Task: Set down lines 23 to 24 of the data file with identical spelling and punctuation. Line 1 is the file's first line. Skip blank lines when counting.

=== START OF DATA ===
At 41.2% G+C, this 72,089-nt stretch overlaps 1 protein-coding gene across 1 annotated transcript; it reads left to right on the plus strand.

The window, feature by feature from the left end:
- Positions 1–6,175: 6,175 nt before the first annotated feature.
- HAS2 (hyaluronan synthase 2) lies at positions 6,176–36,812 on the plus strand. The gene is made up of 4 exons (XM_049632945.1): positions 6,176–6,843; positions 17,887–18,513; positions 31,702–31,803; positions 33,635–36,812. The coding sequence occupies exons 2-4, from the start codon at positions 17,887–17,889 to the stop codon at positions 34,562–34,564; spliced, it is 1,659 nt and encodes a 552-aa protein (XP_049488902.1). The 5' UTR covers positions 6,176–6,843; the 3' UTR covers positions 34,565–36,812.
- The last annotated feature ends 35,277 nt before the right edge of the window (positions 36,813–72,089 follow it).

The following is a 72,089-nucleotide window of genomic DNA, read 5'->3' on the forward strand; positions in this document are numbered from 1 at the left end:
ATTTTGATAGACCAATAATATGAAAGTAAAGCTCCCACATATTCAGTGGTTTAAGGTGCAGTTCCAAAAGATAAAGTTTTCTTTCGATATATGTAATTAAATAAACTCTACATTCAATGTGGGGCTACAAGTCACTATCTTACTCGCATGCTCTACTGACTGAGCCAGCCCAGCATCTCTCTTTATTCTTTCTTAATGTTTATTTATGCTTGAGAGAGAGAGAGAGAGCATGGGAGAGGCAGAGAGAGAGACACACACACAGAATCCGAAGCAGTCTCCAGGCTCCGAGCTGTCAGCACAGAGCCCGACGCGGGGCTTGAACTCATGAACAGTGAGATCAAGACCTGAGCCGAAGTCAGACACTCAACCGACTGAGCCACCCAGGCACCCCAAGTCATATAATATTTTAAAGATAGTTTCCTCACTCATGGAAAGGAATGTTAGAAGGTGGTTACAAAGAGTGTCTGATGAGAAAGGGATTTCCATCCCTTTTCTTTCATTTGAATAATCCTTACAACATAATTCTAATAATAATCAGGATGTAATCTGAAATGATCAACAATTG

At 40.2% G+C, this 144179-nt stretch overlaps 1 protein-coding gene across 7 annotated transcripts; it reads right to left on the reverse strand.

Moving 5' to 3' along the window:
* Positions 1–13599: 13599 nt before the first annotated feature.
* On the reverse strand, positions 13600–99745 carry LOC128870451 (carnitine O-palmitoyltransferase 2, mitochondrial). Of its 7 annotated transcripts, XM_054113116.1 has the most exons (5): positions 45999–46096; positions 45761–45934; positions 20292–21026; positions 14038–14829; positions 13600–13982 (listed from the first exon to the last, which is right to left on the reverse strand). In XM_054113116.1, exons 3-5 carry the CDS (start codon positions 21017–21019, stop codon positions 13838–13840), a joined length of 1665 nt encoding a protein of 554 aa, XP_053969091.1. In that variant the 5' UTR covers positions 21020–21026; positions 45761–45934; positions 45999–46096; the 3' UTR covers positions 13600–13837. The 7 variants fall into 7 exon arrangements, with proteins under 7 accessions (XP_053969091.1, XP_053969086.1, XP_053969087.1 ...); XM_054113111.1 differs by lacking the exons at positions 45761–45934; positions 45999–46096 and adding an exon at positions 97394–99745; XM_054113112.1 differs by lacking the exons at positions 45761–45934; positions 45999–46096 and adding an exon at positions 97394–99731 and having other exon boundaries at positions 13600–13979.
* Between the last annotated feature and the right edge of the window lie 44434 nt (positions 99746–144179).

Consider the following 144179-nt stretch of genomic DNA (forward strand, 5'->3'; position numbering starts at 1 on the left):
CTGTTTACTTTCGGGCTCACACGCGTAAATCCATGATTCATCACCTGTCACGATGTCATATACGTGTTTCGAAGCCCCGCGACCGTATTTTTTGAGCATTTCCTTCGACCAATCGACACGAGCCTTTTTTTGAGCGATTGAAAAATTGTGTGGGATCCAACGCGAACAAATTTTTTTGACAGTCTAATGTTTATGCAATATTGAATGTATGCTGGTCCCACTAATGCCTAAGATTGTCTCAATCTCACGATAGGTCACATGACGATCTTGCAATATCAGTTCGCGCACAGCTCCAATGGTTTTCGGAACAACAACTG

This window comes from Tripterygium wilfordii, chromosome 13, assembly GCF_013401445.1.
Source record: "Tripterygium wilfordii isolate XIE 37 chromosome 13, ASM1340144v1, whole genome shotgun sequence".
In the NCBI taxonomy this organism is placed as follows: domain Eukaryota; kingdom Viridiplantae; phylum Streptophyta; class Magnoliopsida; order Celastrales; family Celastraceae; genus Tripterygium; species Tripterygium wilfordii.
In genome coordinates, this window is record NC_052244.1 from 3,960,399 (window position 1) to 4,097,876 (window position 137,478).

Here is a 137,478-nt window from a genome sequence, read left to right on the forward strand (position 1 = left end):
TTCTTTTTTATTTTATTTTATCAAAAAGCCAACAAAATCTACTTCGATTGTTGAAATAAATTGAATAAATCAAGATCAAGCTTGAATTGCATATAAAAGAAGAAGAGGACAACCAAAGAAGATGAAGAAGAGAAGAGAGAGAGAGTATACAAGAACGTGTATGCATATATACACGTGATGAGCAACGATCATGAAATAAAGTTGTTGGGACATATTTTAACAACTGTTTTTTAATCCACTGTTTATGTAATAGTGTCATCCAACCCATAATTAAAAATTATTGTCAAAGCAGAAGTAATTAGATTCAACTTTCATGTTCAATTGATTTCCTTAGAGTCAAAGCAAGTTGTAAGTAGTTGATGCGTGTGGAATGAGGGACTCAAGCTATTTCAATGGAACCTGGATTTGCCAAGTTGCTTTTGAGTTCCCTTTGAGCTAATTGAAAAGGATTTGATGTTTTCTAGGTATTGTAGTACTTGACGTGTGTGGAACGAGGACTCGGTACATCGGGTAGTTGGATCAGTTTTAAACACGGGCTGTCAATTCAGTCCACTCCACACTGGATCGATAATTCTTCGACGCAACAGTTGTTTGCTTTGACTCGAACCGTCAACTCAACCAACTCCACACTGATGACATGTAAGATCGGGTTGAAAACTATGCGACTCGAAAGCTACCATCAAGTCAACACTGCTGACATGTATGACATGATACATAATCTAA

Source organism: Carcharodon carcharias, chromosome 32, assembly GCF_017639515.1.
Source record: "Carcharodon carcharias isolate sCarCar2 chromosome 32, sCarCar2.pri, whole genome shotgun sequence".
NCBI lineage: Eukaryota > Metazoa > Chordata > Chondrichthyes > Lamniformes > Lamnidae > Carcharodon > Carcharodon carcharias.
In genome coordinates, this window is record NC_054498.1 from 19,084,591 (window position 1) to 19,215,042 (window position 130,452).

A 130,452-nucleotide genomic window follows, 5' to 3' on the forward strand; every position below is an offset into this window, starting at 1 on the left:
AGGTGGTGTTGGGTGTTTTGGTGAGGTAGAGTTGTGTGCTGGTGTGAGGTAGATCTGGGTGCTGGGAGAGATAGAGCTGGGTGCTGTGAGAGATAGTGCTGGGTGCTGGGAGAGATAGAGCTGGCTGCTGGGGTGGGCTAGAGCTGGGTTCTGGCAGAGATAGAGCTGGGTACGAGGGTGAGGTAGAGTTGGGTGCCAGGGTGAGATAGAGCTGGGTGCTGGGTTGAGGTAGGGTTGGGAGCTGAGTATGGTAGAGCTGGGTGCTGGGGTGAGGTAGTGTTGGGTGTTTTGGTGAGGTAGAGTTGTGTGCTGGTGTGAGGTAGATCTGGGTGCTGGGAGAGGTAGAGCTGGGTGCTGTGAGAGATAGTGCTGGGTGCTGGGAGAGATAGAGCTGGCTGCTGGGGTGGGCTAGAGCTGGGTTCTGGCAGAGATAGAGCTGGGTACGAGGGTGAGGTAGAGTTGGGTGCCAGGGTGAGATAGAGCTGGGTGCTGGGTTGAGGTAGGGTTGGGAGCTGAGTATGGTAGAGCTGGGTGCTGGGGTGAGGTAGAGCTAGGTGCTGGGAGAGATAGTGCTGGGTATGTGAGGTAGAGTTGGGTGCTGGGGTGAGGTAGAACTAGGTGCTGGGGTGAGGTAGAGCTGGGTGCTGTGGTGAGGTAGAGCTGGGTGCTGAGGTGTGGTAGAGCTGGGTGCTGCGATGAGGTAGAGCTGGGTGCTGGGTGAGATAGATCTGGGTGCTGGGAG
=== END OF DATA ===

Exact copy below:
NCBI lineage: Eukaryota > Metazoa > Chordata > Chondrichthyes > Lamniformes > Lamnidae > Carcharodon > Carcharodon carcharias.
In genome coordinates, this window is record NC_054498.1 from 19,084,591 (window position 1) to 19,215,042 (window position 130,452).